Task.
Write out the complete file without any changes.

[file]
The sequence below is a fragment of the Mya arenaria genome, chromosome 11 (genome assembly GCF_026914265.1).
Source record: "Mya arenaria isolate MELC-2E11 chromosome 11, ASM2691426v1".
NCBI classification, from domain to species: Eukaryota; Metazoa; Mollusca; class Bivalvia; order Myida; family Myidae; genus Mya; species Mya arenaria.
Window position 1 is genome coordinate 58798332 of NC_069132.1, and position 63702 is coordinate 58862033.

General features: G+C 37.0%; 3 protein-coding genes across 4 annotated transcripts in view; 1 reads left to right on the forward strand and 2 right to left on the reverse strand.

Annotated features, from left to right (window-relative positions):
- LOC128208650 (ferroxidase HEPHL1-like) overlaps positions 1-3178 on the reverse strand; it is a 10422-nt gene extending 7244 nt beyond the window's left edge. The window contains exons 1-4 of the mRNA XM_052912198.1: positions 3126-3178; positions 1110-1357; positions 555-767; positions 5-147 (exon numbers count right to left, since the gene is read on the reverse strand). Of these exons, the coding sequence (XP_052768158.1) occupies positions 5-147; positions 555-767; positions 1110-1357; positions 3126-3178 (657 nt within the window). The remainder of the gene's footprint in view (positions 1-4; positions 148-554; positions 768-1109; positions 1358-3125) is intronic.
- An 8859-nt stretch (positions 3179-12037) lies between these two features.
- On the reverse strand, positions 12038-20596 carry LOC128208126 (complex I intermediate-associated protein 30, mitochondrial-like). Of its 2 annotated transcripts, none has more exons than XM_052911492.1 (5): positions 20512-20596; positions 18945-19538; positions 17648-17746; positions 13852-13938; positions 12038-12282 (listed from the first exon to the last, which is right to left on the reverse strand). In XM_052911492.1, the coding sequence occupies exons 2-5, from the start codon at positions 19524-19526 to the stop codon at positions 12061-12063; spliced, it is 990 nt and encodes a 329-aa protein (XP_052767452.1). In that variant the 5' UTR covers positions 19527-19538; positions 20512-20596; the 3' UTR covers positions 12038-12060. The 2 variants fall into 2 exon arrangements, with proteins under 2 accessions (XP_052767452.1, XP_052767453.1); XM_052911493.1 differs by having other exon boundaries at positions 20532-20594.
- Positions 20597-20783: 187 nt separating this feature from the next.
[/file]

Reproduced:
The sequence below is a fragment of the Mya arenaria genome, chromosome 11 (genome assembly GCF_026914265.1).
Source record: "Mya arenaria isolate MELC-2E11 chromosome 11, ASM2691426v1".
NCBI classification, from domain to species: Eukaryota; Metazoa; Mollusca; class Bivalvia; order Myida; family Myidae; genus Mya; species Mya arenaria.
Window position 1 is genome coordinate 58798332 of NC_069132.1, and position 63702 is coordinate 58862033.

General features: G+C 37.0%; 3 protein-coding genes across 4 annotated transcripts in view; 1 reads left to right on the forward strand and 2 right to left on the reverse strand.

Annotated features, from left to right (window-relative positions):
- LOC128208650 (ferroxidase HEPHL1-like) overlaps positions 1-3178 on the reverse strand; it is a 10422-nt gene extending 7244 nt beyond the window's left edge. The window contains exons 1-4 of the mRNA XM_052912198.1: positions 3126-3178; positions 1110-1357; positions 555-767; positions 5-147 (exon numbers count right to left, since the gene is read on the reverse strand). Of these exons, the coding sequence (XP_052768158.1) occupies positions 5-147; positions 555-767; positions 1110-1357; positions 3126-3178 (657 nt within the window). The remainder of the gene's footprint in view (positions 1-4; positions 148-554; positions 768-1109; positions 1358-3125) is intronic.
- An 8859-nt stretch (positions 3179-12037) lies between these two features.
- On the reverse strand, positions 12038-20596 carry LOC128208126 (complex I intermediate-associated protein 30, mitochondrial-like). Of its 2 annotated transcripts, none has more exons than XM_052911492.1 (5): positions 20512-20596; positions 18945-19538; positions 17648-17746; positions 13852-13938; positions 12038-12282 (listed from the first exon to the last, which is right to left on the reverse strand). In XM_052911492.1, the coding sequence occupies exons 2-5, from the start codon at positions 19524-19526 to the stop codon at positions 12061-12063; spliced, it is 990 nt and encodes a 329-aa protein (XP_052767452.1). In that variant the 5' UTR covers positions 19527-19538; positions 20512-20596; the 3' UTR covers positions 12038-12060. The 2 variants fall into 2 exon arrangements, with proteins under 2 accessions (XP_052767452.1, XP_052767453.1); XM_052911493.1 differs by having other exon boundaries at positions 20532-20594.
- Positions 20597-20783: 187 nt separating this feature from the next.